The Flash is back this week with a twist; in “Goldfaced,” Barry and Ralph team up and go underground to infiltrate the Central City weapons black market with the goal of retrieving a device they hope to use against Cicada. Naturally, this undercover operation goes awry in a flash as an indirect result of Barry not being able to ignore a cache of murderous cop-killing weapons on display (if I wore blue, I’d be freaked out by those too!) and then being forced to feign a criminal mastermind persona – which, to be fair, is quite convincing and entertaining for the brief moment he wears that hat. Following Barry’s Oscar-worthy performance, he and Ralph are roped into aiding the black market boss, Goldface, in raiding a lab full of vital, life-saving organs bound for the local hospital to save the lives of sick little boys and girls. At the same time, Iris takes it upon herself to do a little bit of investigative reporting and sneaks into Orlin’s home in an attempt to learn more about the man behind Cicada’s mask (and gosh, I wish he still was). Nora, under advisement from Eobard Thawne, moves to distract Sherloque Wells away from his investigation of her extracurricular activities by trying to set him up with a lady friend in an awkwardly comedic scenario inside Jitters.
The spotlight of “Goldfaced” shines on the duo of Barry and Ralph. Running into problems from jump street, they have meta-power-inhibiting bracelets slapped onto their wrists, which immediately ups the danger level of their infiltration mission. As if that wasn’t enough, the jewelry doubles as a mini-explosive if Goldface deems them problematic. Not a great start to the escapade, but it forces the two off track and to think outside the box. Most interestingly, however, is the new understanding of the speedy team leader that Ralph gains. At one point, before they are to join the rest of Goldface’s henchmen in the raid, Ralph locks Barry inside the armored van and tells him that the Flash shouldn’t have to get his hands dirty and play a part in such a heinous act of villainy, but that he, who has long-sullied his own reputation and skirted the lines of the law, can. I was really impressed with Ralph in “Goldfaced,” and in that moment most especially; however, I feel as though Barry’s reaction underappreciated the lengths to which his friend was willing to go in order to protect him. Thankfully, the two are able to use some laser tag skills in a very generic, but nevertheless entertaining, action sequence in which they use a pair of blasters set to stun mode to take out Goldface’s forces before tag-teaming the aforementioned gangster. It turns out that Goldface himself is also a metahuman, and his powers make him largely impervious to damage. This square-off teaches the two power-locked Team Flash members an extremely important lesson: they can, in fact, defeat other metas without their powers (as tends to be the situation when Cicada and his lightning bolt dagger are involved) by making use of some ingenuity and quick thinking. It should prove interesting to see how this affects their strategy against the meta serial killer moving forward.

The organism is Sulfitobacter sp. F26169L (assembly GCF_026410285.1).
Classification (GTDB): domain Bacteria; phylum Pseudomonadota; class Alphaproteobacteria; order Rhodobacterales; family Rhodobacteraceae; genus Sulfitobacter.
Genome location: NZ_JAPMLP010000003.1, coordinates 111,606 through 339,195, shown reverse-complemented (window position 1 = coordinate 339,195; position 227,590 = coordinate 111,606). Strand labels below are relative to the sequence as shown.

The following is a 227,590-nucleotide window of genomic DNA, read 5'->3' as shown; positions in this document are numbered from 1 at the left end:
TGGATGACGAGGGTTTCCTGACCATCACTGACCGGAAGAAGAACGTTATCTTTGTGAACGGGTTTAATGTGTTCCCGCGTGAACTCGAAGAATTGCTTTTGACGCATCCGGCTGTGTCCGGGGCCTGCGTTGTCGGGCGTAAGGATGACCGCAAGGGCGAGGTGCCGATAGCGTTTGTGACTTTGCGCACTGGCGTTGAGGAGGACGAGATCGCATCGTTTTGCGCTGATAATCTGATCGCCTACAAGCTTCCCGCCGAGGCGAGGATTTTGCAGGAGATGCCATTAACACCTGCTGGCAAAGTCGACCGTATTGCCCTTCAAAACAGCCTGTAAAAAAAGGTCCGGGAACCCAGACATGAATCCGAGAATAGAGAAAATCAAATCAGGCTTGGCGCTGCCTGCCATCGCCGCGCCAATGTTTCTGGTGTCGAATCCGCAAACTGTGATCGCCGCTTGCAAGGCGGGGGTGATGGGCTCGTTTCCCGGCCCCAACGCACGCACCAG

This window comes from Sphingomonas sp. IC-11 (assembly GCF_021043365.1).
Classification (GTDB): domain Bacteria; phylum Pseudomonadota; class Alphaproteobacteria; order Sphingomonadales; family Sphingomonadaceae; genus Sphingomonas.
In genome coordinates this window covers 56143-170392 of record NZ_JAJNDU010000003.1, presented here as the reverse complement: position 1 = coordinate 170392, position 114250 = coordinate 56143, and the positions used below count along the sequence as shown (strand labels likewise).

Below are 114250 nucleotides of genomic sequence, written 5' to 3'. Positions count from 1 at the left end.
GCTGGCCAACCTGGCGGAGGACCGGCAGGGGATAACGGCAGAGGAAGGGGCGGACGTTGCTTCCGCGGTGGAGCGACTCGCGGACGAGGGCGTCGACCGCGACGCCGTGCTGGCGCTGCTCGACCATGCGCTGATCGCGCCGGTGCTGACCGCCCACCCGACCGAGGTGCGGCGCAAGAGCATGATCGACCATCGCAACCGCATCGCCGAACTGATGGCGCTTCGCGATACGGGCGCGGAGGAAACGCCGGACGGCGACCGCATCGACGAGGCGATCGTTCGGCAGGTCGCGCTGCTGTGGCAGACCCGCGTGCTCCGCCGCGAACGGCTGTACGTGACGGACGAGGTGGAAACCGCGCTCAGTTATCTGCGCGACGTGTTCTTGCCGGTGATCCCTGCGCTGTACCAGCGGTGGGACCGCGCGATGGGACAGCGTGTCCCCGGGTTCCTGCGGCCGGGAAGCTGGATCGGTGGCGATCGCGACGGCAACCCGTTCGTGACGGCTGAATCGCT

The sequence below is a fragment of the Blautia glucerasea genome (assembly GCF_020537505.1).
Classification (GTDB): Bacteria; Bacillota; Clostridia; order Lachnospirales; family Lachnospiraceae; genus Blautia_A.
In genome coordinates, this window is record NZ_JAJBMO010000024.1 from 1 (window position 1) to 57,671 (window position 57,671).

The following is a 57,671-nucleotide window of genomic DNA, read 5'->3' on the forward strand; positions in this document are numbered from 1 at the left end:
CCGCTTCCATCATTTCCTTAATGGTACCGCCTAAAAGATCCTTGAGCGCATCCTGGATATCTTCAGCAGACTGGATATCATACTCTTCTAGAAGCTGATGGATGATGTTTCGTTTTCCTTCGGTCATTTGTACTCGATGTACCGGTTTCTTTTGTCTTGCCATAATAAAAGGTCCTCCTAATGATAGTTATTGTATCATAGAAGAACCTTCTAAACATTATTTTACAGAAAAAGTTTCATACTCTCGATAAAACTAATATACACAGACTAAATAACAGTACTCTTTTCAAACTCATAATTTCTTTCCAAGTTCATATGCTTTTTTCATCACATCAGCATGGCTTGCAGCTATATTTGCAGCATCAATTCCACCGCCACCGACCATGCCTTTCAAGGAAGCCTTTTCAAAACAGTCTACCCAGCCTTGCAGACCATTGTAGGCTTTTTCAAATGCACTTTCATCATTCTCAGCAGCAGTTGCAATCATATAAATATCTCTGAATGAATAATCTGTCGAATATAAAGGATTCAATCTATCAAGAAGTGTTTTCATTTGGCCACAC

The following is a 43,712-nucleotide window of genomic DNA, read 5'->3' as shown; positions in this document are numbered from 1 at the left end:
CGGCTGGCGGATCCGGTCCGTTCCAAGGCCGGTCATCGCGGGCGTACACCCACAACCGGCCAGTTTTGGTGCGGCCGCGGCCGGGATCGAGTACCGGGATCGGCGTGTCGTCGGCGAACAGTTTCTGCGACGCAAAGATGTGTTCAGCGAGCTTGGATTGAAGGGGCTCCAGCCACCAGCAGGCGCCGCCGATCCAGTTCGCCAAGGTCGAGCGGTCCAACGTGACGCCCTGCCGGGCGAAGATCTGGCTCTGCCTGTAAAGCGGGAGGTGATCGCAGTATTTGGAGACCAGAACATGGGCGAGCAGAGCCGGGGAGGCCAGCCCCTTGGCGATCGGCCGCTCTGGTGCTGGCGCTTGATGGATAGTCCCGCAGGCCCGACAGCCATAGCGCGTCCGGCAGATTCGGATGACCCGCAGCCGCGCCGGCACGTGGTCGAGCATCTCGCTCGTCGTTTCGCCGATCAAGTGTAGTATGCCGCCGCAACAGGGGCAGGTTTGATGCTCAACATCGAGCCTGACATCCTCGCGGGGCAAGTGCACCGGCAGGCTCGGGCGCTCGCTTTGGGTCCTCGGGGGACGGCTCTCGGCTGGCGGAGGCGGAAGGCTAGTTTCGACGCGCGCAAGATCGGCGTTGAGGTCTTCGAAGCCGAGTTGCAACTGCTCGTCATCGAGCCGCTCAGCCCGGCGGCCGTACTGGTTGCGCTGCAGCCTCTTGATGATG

Iris’ arc in “Goldfaced” puts the intrepid reporter in more danger than she’s been in since Season 3 (we try to forget that season’s existence, I know, but it’s hard), when she comes face-to-face with the meta killer, Cicada after sneaking into his home. Iris manages to convince Orlin that his door was halfway open already and she was there to interview him regarding… an overabundance of iron in the local water supply (what steely composure you have, Mrs. West-Allen). Iris knows how precarious her situation is, and you can hear it in her voice. Speaking of voices, Cicada’s is not improving. Someone directing on the floor, please tell Chris Klein to stop that – to heck with continuity. Once Cicada uncovers her real reason for being at his house, Iris also manages to learn the villain’s weakness upon stabbing him with a kitchen knife in the spot on his chest where he was injured by DeVoe’s satellite, before assuring Orlin that they will stop him. It was actually refreshing to see Iris get a good lick in on Cicada, as he’s been tormenting her team for some time now. Iris’ role in this season continues to be solid. There’s no nonsense happening, just relationship building and strengthening, with a sprinkle of touching on her push towards creating and growing the Central City Citizen. This has helped to center her character in a relatable and likable manner, which is key.
Nora’s antics, in her attempt to divert Sherloque from his singular focus of determining what exactly the young speedster has been keeping from everyone, center around tugging at the detective’s heartstrings. The twist here is that when the great detective runs into a woman at Jitters, she turns out to be Earth-One’s doppelganger of all of his ex-wives. Yes, you read that right; Sherloque fell in love with the same woman on seven different earths. That is at once crazy and endearing. The manner in which he runs into her is orchestrated by Nora, as she uses her super speed to unnoticeably alter the placement of objects in the coffee shop, causing the woman to slip and fall into Sherloque’s arms. What follows is an immensely awkward exchange that sends the poor woman fleeing under the impression that Sherloque had been stalking her. While this is rectified by the end of the airtime, it is cringy, but in a good way – or at least an entertaining one. “Goldfaced” closes with Sherloque realizing that the apple of his eye might be a metahuman on this earth, which puts her in immediate danger of being on Cicada’s hit list – adding yet another layer to the plot of this season. If only Cicada himself could manage to be interesting.